In the fifth, the Twins tied it up with singles by Andrelton Simmons and Jorge Polanco, a walk to Trevor Larnach, and a Cruz infield single to second that Harold Castro might have had a play on, but he lost it in the transfer ‘twixt glove and hand. Before the walk, Jose Cisnero replaced Ramirez, so that run got charged to Ramirez. A slick double play got Cisnero out of further trouble.

Maeda, meanwhile, was doing pretty well — lots of splitters and sinkers, mixing a fastball in every now and again. After Baddoo’s triple, he set down the next 10 batters, and Maeda’s day was done after five innings.

In a generally puzzling move, Hinch brought in Derek Holland to start the sixth in a tie game. Does Hinch know something I don’t about Mr. Holland, of the 10.06 ERA? I know the Twins had a bunch of lefties coming up, starting with Alex Kirilloff... and, because Hinch is the manager and not me, naturally, Holland had a 1-2-3 inning with a strikeout. His ERA is now in the single digits after that scoreless inning. Hooray!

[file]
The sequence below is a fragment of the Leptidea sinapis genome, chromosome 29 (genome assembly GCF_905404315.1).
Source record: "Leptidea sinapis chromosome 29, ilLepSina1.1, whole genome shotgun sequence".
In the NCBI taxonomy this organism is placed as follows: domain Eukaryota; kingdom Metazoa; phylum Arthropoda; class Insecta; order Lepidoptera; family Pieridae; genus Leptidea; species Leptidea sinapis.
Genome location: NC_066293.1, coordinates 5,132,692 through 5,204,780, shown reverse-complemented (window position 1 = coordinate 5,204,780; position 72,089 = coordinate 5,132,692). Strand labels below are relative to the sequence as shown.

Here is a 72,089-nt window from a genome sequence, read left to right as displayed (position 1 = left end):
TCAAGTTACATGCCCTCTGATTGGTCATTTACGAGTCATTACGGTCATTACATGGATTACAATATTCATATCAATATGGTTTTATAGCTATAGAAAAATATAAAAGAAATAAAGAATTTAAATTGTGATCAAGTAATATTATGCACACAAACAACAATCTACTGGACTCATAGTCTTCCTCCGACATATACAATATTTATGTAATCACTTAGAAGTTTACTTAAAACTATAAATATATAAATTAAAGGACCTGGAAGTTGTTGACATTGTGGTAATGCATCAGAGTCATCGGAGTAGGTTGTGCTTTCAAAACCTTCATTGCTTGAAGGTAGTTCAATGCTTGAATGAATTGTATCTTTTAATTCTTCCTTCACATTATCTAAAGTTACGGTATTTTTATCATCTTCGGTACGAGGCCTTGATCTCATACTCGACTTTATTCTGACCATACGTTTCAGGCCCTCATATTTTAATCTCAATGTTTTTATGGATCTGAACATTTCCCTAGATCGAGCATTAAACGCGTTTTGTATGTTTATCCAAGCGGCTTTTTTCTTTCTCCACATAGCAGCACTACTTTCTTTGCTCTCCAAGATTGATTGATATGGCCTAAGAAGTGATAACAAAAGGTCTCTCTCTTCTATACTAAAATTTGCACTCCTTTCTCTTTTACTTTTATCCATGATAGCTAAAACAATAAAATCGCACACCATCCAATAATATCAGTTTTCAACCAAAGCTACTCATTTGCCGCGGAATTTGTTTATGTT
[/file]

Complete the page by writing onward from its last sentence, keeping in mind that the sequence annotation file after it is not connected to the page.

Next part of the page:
(All kidding aside, holy moly, if Holland can be another reliable lefty out of that bullpen with Soto, Alexander, and maybe Norris, I’ll take him.)

Joe Jiménez started the top of the seventh, and his changeup looked great; a pair of ‘em got Polanco (who’d hit a home run off Jiménez earlier this season in Minnesota) and Trevor Larnach to both fly out harmlessly to centre, leaving the game at 3-3 going into the bottom of the seventh.

On the first pitch of the bottom of the seventh, Eric Haase got hit in the back of the head by Hansel Robles, who can (and did) throw triple-digit heat. Haase popped right back up, but Hinch and trainer Doug Teter were taking no chances, and Victor Reyes (see below) pinch-ran for Haase. Castro bunted Reyes over to second, but Short was frozen on a 99 mph fastball that found the bottom-outside corner of the strike zone. Hill followed by a liner that was hit just a little too hard to right, finding the glove of Larnach, and we’d be going to extras.